By the summer of 1992, I had interviewed with numerous prospective employers, including partners in law firms, career prosecutors, and federal appellate judges. Each interview generally included a moment when the interviewer would ask something along the lines of "What do you want to do in your legal career?" I occasionally stumbled over my response as I sought to tailor my answer to what I assumed would impress the potential job-giver. So I was not surprised in the summer of 1992 when Chief Justice Rehnquist posed his version of the question about halfway through my interview for a clerkship position.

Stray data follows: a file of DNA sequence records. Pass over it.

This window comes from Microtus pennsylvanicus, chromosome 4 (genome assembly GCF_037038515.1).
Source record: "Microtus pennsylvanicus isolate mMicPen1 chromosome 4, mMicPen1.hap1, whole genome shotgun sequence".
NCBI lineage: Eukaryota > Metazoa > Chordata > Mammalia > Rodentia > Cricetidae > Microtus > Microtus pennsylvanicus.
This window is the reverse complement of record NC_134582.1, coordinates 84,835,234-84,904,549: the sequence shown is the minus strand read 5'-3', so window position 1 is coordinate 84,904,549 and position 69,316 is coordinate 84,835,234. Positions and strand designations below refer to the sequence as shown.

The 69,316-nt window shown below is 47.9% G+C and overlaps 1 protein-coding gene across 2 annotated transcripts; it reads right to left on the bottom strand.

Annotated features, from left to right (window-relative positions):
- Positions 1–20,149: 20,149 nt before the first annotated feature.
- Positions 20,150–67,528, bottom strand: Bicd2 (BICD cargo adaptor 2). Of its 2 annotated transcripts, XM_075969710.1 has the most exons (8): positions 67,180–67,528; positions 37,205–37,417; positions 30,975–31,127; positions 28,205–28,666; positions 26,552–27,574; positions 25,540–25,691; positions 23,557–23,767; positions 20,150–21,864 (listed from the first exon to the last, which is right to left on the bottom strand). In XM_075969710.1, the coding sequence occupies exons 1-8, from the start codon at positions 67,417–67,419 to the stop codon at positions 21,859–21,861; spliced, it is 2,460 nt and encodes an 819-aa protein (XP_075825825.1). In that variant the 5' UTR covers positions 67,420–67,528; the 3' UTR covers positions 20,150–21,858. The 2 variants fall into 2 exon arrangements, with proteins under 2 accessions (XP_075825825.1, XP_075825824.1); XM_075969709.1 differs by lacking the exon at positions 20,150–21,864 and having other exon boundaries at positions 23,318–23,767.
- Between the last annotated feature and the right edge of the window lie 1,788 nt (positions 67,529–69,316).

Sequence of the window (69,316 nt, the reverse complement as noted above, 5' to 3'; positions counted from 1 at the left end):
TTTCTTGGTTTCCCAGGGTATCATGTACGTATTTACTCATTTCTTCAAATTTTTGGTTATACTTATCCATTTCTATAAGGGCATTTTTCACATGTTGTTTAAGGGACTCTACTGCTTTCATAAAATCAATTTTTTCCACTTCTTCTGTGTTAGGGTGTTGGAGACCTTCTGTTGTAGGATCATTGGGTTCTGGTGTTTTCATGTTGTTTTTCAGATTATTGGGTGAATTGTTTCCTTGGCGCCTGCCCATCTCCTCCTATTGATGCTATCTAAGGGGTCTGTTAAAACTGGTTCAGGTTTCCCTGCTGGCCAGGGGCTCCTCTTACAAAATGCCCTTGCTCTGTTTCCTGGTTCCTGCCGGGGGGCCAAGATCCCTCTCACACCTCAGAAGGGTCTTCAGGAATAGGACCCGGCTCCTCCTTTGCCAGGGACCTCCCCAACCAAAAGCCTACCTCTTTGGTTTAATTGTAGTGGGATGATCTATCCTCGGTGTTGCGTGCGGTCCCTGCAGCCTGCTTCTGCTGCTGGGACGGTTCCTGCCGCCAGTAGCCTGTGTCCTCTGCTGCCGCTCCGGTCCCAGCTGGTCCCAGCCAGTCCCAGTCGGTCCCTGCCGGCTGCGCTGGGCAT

I paused momentarily, cleared my throat, and announced that I wanted to return to Montana to practice law and someday start my own law firm. The Chief immediately perked up and described his years of private practice in Phoenix in the 1950s and 1960s. He had chosen this unconventional route after completing his clerkship with Justice Jackson in 1952 when he bypassed the big law firms of Washington, D.C., and New York and instead headed west with his wife...

 

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